When we look at the complex and contentious issue
of immigration reform, some wonder how big an issue it is to small
businesses. The answer is that it’s just as big an issue to America’s
small-business community as it is to corporate America.
The consequences of inaction and
procrastination are at least the same for all of us, though I can argue
that small businesses are more at risk because many don’t have the
in-house HR compliance expertise that large employers do.
I speak with many small-business owners
and operators from different industries regularly and when we discuss
immigration reform, they all express their concerns and frustration with
Washington’s inability to act. There is collective agreement that our
immigration system is in need of an overhaul, and we see widespread
support from business, faith-based and community groups alike, urging
Congress to take action.
The political will to tackle immigration
reform at the federal level seems to take more than 10 years to
develop, as we look back on the events of Sept. 11, which tragically
demonstrated that our system of immigration and border security was more
inadequate than we wished to believe.
Now, Congress is once again confronted
with this big, complex and unpopular issue that has no political safe
zone to which members of Congress can retreat.
Although the Gang of Eight’s plan that
the Senate passed is far from perfect, we have to applaud Sens. John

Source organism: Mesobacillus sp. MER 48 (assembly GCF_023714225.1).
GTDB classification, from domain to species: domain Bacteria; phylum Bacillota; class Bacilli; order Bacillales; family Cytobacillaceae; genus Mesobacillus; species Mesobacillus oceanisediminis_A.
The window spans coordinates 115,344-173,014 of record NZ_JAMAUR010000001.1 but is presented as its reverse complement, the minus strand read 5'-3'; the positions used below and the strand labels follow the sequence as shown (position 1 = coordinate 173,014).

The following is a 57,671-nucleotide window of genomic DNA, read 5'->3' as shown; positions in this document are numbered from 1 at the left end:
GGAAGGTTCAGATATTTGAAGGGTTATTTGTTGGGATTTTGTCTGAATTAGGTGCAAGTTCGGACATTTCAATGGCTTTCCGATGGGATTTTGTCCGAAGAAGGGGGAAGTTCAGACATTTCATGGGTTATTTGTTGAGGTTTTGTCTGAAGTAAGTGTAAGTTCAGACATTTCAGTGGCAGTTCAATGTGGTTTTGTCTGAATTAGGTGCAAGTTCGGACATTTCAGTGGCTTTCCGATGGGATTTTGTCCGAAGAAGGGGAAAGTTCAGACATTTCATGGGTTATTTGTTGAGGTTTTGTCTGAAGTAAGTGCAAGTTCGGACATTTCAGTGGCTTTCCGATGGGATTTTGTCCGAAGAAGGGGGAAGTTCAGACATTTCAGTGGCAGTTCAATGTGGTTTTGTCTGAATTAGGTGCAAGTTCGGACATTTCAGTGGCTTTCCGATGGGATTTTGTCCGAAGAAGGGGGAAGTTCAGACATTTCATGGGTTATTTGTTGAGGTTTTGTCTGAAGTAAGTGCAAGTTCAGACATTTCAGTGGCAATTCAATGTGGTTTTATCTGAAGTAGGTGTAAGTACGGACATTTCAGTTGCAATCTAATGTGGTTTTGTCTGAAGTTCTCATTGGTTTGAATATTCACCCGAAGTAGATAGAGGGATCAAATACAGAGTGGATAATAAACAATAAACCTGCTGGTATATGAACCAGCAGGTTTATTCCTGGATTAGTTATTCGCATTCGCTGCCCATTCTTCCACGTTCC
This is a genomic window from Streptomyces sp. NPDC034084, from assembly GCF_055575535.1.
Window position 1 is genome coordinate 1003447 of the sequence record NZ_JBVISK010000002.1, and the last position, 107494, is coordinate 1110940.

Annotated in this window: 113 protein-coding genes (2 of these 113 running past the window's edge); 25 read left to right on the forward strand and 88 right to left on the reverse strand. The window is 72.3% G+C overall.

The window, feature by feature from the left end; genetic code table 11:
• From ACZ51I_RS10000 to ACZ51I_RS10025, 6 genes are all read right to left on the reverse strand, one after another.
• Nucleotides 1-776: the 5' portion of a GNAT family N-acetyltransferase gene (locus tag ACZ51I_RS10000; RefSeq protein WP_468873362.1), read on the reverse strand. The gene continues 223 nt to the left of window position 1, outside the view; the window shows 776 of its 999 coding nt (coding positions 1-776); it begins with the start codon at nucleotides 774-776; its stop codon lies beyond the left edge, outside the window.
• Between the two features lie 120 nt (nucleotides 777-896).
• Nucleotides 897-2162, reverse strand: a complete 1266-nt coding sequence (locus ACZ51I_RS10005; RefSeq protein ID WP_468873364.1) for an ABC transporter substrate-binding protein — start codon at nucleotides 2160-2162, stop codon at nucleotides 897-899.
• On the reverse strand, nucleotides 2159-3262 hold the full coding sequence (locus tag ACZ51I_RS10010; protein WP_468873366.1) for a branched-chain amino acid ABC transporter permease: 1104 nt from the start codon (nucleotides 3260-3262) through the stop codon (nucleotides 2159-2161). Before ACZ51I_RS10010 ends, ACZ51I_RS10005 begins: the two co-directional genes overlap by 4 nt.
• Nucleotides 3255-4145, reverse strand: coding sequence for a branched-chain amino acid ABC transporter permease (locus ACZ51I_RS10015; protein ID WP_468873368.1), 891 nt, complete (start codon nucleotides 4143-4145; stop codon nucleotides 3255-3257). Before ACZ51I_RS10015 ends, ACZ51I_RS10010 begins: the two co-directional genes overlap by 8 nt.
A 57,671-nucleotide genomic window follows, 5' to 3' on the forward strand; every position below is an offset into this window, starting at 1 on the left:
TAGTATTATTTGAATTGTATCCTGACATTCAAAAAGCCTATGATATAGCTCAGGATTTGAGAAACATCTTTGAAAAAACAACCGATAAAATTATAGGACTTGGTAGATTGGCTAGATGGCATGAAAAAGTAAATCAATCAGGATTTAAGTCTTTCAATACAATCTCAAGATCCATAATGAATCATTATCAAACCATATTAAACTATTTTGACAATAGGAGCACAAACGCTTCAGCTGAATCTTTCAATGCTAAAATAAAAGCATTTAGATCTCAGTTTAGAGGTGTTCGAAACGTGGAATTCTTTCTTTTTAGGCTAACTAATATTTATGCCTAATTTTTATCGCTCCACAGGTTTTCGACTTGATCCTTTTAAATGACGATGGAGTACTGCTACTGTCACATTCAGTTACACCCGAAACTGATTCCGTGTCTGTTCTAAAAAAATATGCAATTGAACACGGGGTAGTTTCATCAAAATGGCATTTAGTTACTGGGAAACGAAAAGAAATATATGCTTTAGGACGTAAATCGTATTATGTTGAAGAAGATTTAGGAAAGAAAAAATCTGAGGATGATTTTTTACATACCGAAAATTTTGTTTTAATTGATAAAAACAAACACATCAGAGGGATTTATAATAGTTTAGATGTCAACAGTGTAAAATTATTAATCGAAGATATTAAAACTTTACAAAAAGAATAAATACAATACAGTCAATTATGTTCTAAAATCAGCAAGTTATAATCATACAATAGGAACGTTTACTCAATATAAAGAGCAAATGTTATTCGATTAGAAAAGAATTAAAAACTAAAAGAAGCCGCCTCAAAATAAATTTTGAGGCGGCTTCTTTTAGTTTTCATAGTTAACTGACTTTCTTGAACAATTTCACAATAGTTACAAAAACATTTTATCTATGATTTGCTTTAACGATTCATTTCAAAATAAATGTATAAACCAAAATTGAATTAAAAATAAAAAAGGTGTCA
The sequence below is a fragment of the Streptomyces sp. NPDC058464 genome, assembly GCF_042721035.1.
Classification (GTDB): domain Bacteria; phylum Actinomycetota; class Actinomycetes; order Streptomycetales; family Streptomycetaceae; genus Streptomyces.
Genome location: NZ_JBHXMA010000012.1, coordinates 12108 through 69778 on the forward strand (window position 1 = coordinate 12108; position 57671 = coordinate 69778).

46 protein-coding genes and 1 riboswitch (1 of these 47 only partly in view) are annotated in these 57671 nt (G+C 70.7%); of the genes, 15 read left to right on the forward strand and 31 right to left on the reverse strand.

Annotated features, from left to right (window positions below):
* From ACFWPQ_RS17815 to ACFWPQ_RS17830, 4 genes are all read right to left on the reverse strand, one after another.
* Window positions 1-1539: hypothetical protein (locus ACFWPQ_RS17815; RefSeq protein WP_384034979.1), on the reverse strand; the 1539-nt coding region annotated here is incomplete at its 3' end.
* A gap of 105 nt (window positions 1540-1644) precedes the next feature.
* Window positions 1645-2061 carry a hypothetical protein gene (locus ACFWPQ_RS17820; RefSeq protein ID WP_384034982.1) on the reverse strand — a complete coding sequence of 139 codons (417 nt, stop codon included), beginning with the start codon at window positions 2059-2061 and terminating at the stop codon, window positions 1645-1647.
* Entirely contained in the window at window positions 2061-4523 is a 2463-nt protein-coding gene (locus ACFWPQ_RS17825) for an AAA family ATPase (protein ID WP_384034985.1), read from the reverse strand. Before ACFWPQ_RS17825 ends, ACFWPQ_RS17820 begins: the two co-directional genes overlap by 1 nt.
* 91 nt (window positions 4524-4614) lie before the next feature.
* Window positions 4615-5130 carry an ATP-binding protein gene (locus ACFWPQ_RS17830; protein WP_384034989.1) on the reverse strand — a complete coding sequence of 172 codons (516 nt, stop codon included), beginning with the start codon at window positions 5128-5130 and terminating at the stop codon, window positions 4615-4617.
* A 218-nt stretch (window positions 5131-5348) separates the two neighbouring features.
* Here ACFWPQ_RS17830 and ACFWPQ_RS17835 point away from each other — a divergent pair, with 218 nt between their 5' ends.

McCain and Jeff Flake, and the Senate as a whole, for having the courage
to take on this issue.
As the immigration reform battle has
shifted to the House, political will seems to be lacking, as it has done
nothing to take on the issue since Senate passage of its bill on June
You’ve probably heard the phrase "issues
live or die in August” when referring to proposals before Congress.
Congress takes the month of August off for its summer recess so members
can return home to reconnect with their constituents. What lawmakers
hear in August will influence their priorities and determine what
they’ll take on when they return to Washington in September. Immigration
reform is at a high risk of dying in August, as Congress intends to
take on tax and entitlement reform after the break.
Regardless of where we stand on the bill
the Senate passed, it would be unfortunate to see the House do nothing
and Congress leave us with an immigration system that is inadequate at
The Arizona Small Business Association
has not taken a position on the Gang of Eight’s plan, but we do have a
position on immigration that supports comprehensive reform at the
federal level. This position includes a reliable verification system for
domestic workers and creates a process to admit foreign workers and
strengthens our borders.
Whether the House takes on the Gang of
Eight’s plan or slices it into a dozen separate bills, we must push our
members in the House to take on immigration reform and not allow this
issue to die. During the summer recess, Aug. 5 through Sept. 6, I
encourage you to contact your representatives and urge them to take on
and debate, immigration reform. They need to hear from us as individuals
and businesses to bridge the gap between the isolation of Washington
and the realities in our state and communities.
Our inaction in August would lead to
their procrastination in September and the following months. We would
witness a slow and unfortunate end to the issue of immigration reform as
members of Congress begin to ramp up for next year’s midterm election
Jerry Bustamante is senior
vice president of public policy and oversees the Southern Arizona office
of the Arizona Small Business Association, 4811 E. Grant Road, Suite
262, in Crossroads Festival, Call him at (520) 327-0222.Source: http://www.insidetucsonbusiness.com/news/small_business/immigration-reform-matters-to-small-businesses/article_b2b7d808-0057-11e3-afe8-0019bb2963f4.html?mode=story